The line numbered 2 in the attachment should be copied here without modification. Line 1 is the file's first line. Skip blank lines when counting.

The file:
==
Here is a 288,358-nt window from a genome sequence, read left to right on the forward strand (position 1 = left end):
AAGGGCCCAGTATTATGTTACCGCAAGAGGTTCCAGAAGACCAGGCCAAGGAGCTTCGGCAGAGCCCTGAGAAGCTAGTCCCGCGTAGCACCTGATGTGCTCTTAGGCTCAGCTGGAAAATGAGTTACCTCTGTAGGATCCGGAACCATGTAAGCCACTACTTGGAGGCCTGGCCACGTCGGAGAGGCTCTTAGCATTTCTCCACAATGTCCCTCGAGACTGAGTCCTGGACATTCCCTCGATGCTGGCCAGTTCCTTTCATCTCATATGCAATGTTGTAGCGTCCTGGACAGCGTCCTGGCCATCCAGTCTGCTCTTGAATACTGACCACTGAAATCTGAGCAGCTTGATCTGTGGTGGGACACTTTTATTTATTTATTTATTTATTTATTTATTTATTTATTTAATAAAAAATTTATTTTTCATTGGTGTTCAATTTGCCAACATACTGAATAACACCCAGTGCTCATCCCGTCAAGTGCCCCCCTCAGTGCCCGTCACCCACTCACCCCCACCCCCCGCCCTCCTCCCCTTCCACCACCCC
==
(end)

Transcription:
AAGGGCCCAGTATTATGTTACCGCAAGAGGTTCCAGAAGACCAGGCCAAGGAGCTTCGGCAGAGCCCTGAGAAGCTAGTCCCGCGTAGCACCTGATGTGCTCTTAGGCTCAGCTGGAAAATGAGTTACCTCTGTAGGATCCGGAACCATGTAAGCCACTACTTGGAGGCCTGGCCACGTCGGAGAGGCTCTTAGCATTTCTCCACAATGTCCCTCGAGACTGAGTCCTGGACATTCCCTCGATGCTGGCCAGTTCCTTTCATCTCATATGCAATGTTGTAGCGTCCTGGACAGCGTCCTGGCCATCCAGTCTGCTCTTGAATACTGACCACTGAAATCTGAGCAGCTTGATCTGTGGTGGGACACTTTTATTTATTTATTTATTTATTTATTTATTTATTTATTTAATAAAAAATTTATTTTTCATTGGTGTTCAATTTGCCAACATACTGAATAACACCCAGTGCTCATCCCGTCAAGTGCCCCCCTCAGTGCCCGTCACCCACTCACCCCCACCCCCCGCCCTCCTCCCCTTCCACCACCCC